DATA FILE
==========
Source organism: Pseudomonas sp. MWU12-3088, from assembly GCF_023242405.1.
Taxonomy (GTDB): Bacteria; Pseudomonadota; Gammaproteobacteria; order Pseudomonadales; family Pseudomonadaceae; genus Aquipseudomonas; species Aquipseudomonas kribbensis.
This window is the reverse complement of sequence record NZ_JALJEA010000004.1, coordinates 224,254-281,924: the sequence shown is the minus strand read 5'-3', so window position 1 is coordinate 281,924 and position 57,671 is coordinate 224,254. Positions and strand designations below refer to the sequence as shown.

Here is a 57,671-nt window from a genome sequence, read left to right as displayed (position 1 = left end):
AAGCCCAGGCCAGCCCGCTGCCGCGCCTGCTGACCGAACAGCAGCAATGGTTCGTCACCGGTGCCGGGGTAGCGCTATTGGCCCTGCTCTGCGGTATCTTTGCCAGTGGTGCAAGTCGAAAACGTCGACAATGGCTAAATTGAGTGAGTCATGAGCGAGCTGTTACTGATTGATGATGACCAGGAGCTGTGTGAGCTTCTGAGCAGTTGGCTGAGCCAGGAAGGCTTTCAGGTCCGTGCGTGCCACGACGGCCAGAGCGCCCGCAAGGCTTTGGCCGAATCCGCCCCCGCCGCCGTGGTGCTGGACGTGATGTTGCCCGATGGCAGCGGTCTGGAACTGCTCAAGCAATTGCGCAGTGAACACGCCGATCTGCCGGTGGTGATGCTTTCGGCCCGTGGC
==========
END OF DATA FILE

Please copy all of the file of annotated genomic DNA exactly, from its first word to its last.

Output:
Source organism: Pseudomonas sp. MWU12-3088, from assembly GCF_023242405.1.
Taxonomy (GTDB): Bacteria; Pseudomonadota; Gammaproteobacteria; order Pseudomonadales; family Pseudomonadaceae; genus Aquipseudomonas; species Aquipseudomonas kribbensis.
This window is the reverse complement of sequence record NZ_JALJEA010000004.1, coordinates 224,254-281,924: the sequence shown is the minus strand read 5'-3', so window position 1 is coordinate 281,924 and position 57,671 is coordinate 224,254. Positions and strand designations below refer to the sequence as shown.

Here is a 57,671-nt window from a genome sequence, read left to right as displayed (position 1 = left end):
AAGCCCAGGCCAGCCCGCTGCCGCGCCTGCTGACCGAACAGCAGCAATGGTTCGTCACCGGTGCCGGGGTAGCGCTATTGGCCCTGCTCTGCGGTATCTTTGCCAGTGGTGCAAGTCGAAAACGTCGACAATGGCTAAATTGAGTGAGTCATGAGCGAGCTGTTACTGATTGATGATGACCAGGAGCTGTGTGAGCTTCTGAGCAGTTGGCTGAGCCAGGAAGGCTTTCAGGTCCGTGCGTGCCACGACGGCCAGAGCGCCCGCAAGGCTTTGGCCGAATCCGCCCCCGCCGCCGTGGTGCTGGACGTGATGTTGCCCGATGGCAGCGGTCTGGAACTGCTCAAGCAATTGCGCAGTGAACACGCCGATCTGCCGGTGGTGATGCTTTCGGCCCGTGGC